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What to put on a resume for a studio internship

Discussion in 'Studio Lounge' started by MrPhaSe, Apr 4, 2010.

  1. MrPhaSe

    MrPhaSe Active Member

    Nov 5, 2008
    Hey I'm trying to put in some work as an intern at a big studio this summer..
    But i don't really have any relevant work experience... I've been making music since i can remember but nothing to really put down.. only a couple security jobs, retail jobs, and community college lol..
    But i really need this internship.
    Also whats the preferred age for an intern at a studio?
    Any information will be helpful thanks
  2. Thomas W. Bethel

    Thomas W. Bethel Well-Known Member

    Dec 12, 2001
    Oberlin, OH
    Home Page:
    I think most interns are in the 18 to 25 year old range but I guess anything over 18 (or whatever is legal to work in your state would be fine)

    As to what to put into your resume. Put down what you have done and write a good cover letter. GPA is not really relevant unless you are a strait "A" Student and in the NHS and sports activities are not really relevant unless they directly apply to the job you are applying for (an audio engineer for play by play football and even then it is really not relevant). If think if you show you have a lot of jobs in a short period of time the prospective employer will be some what questioning as to why you took and left a lot of jobs but at a young age today that may not make so much of a difference. Tell the prospective employer in the cover letter about what your goals and aspirations are for the job you are seeking with them and what you hope to do with the knowledge you will acquire. Tell them about your work habits and how this job means much to you but don't get overly pushy. The best way to get a job is to know a lot about the company before you apply and to tell them about how you would like to help them do whatever it is that they do well. Blanket cover letters that are sketchy on details are IMHO a sure turn off. It simply means the letter writer did not want to take the time to write a focused letter aimed at getting a job at a particular company but did an one-size-fits-all letter and simply copied it on on copier. Be honest with all your accomplishments. Don't include references but say "a list of references can be provided" and when you give them the list, if they request it, make sure all the people on the list have said OK to using their names and you are pretty sure they are going to say what you want them to say. Never put into a resume something that you did not do or "blowup" some job that you did like saying you were the distribution manager of a newspaper but in reality you were a paper carrier.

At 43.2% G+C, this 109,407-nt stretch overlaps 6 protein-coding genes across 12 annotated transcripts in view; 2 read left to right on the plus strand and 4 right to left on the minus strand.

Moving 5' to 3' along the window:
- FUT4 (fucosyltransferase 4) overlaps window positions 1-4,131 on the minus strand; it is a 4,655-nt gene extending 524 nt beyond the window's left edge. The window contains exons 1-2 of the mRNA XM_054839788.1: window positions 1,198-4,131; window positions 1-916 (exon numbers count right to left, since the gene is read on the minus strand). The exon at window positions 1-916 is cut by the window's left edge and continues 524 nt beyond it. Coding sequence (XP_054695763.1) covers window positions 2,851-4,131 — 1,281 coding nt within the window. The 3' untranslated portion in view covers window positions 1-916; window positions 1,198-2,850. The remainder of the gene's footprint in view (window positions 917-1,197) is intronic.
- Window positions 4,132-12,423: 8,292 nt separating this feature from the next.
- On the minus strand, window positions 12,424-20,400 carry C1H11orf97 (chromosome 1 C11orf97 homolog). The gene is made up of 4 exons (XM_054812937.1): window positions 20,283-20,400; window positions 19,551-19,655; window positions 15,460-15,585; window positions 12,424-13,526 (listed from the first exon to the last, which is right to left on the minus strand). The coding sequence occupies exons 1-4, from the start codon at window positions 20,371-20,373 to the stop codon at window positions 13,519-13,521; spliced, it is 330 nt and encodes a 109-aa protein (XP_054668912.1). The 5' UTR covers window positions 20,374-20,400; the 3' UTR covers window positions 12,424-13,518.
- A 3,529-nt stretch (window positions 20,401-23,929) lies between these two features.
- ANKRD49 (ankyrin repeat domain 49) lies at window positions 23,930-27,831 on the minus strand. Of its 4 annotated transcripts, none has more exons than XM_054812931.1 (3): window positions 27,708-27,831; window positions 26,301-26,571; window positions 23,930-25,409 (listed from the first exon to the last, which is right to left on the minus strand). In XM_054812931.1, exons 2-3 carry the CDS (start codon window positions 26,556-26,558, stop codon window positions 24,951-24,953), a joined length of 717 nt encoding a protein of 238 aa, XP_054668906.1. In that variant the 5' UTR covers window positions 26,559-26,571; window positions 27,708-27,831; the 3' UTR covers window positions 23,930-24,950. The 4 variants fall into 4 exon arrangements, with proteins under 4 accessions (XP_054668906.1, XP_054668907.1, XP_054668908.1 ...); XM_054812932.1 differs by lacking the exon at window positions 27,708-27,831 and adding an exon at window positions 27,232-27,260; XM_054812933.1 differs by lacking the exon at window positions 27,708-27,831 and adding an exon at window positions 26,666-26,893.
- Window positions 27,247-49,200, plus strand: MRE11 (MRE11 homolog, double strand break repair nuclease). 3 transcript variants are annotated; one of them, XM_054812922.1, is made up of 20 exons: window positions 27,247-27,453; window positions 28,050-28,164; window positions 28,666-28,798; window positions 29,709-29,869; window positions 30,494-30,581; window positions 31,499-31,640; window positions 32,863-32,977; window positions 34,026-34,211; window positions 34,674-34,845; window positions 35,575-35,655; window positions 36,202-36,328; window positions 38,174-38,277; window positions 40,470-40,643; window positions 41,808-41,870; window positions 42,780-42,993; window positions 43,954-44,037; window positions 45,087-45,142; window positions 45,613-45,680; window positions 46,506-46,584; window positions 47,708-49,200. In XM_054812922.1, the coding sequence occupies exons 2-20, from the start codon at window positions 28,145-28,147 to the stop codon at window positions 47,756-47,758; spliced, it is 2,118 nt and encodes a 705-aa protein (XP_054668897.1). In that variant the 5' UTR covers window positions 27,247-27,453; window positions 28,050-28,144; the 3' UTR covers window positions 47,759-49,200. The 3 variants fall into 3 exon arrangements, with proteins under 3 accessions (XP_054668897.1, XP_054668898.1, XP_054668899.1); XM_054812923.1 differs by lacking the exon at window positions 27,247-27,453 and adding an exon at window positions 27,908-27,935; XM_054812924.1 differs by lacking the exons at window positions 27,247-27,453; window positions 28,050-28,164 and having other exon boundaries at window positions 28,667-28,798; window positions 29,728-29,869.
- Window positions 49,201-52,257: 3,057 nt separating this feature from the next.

Best of luck! There are lots of suggestions on the WWW and you may want to do search of "how to's" when it comes to writing cover letters and resumes.

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